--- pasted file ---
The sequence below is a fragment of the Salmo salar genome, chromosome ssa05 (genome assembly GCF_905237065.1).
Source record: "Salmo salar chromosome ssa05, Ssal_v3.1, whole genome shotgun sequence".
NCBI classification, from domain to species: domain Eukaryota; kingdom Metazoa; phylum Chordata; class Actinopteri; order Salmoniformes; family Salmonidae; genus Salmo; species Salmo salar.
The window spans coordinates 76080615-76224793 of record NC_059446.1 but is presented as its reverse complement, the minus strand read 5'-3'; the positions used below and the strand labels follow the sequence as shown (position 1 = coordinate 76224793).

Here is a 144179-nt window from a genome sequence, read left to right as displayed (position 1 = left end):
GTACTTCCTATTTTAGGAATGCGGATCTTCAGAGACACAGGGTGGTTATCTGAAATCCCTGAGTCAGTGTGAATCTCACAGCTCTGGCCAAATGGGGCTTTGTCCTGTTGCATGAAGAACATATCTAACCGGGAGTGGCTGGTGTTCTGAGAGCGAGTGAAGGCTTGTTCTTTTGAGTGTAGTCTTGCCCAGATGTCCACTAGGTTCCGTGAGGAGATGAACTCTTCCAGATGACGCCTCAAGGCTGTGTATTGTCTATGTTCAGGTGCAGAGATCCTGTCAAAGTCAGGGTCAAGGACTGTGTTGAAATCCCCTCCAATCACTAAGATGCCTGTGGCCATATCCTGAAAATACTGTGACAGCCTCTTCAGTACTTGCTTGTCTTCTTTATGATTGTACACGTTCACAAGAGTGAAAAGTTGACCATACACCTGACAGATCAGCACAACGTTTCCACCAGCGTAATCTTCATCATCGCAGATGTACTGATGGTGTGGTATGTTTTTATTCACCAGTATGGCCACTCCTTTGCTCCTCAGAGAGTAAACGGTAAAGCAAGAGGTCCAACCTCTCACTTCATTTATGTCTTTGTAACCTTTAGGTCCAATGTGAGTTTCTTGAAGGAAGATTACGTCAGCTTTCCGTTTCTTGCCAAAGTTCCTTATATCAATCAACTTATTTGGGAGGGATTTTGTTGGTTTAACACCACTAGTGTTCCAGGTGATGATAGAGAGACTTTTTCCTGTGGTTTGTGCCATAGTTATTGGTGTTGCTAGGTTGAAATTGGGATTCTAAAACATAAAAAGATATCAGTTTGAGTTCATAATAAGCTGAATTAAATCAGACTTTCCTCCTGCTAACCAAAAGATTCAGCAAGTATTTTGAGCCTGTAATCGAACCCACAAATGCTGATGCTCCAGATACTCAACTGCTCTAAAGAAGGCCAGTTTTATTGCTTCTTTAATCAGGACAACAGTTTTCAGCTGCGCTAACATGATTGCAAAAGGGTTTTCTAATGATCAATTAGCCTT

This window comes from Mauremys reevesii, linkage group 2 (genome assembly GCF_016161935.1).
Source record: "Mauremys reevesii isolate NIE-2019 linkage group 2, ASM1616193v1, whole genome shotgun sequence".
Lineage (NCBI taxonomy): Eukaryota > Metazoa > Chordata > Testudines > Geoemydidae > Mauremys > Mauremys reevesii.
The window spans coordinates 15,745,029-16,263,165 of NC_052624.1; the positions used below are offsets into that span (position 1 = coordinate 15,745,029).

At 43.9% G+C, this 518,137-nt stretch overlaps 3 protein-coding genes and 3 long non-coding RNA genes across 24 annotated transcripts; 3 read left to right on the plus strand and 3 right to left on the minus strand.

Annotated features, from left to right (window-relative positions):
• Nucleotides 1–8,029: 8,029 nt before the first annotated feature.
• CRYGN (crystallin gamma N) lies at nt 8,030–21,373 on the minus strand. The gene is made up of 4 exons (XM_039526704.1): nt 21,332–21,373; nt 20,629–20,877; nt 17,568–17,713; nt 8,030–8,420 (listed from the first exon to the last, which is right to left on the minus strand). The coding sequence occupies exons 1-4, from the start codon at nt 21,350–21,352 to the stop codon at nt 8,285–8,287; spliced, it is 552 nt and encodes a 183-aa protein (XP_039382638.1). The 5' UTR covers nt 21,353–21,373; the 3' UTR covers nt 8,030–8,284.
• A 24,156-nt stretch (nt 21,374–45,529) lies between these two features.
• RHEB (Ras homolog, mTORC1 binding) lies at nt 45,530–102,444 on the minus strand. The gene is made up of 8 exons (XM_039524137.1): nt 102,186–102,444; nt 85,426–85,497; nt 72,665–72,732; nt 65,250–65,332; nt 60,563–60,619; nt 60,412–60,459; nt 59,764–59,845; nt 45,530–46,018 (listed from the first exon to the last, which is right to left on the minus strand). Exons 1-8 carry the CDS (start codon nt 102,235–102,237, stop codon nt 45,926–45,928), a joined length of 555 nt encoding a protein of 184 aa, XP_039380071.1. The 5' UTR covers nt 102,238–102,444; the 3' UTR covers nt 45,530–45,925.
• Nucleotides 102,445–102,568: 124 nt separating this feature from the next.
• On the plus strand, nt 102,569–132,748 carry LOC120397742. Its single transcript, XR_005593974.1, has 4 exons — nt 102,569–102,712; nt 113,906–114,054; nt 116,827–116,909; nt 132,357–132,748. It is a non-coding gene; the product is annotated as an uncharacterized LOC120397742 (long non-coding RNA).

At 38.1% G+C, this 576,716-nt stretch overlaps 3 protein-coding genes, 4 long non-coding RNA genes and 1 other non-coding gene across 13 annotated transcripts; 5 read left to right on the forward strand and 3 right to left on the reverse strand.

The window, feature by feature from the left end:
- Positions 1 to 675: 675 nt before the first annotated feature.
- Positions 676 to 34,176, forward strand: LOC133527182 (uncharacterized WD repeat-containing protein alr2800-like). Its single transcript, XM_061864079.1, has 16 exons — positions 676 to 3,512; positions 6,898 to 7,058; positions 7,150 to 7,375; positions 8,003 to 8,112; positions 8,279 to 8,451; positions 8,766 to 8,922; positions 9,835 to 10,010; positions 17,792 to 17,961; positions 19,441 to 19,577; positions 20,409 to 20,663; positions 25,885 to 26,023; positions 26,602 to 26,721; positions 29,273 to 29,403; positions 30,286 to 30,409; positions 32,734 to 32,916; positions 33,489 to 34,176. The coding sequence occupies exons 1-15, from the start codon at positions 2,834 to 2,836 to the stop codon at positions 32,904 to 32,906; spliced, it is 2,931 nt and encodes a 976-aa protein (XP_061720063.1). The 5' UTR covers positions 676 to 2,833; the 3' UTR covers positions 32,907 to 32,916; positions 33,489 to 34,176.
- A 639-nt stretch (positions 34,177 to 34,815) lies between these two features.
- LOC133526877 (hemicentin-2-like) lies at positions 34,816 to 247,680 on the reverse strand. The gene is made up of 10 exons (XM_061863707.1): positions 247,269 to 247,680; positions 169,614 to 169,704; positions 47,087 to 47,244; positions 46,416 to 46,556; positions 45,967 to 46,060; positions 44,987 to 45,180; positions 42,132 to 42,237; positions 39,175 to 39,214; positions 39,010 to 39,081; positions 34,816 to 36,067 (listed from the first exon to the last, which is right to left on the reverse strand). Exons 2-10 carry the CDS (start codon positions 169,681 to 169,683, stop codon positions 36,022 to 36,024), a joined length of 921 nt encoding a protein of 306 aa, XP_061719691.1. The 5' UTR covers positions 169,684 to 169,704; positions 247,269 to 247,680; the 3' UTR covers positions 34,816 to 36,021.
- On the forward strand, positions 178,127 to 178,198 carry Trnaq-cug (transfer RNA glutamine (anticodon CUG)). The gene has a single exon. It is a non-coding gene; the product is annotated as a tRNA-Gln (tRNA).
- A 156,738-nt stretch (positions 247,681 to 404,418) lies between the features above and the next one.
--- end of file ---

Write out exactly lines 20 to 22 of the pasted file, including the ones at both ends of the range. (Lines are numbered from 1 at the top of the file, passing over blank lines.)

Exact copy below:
The window, feature by feature from the left end:
- Positions 1 to 675: 675 nt before the first annotated feature.
- Positions 676 to 34,176, forward strand: LOC133527182 (uncharacterized WD repeat-containing protein alr2800-like). Its single transcript, XM_061864079.1, has 16 exons — positions 676 to 3,512; positions 6,898 to 7,058; positions 7,150 to 7,375; positions 8,003 to 8,112; positions 8,279 to 8,451; positions 8,766 to 8,922; positions 9,835 to 10,010; positions 17,792 to 17,961; positions 19,441 to 19,577; positions 20,409 to 20,663; positions 25,885 to 26,023; positions 26,602 to 26,721; positions 29,273 to 29,403; positions 30,286 to 30,409; positions 32,734 to 32,916; positions 33,489 to 34,176. The coding sequence occupies exons 1-15, from the start codon at positions 2,834 to 2,836 to the stop codon at positions 32,904 to 32,906; spliced, it is 2,931 nt and encodes a 976-aa protein (XP_061720063.1). The 5' UTR covers positions 676 to 2,833; the 3' UTR covers positions 32,907 to 32,916; positions 33,489 to 34,176.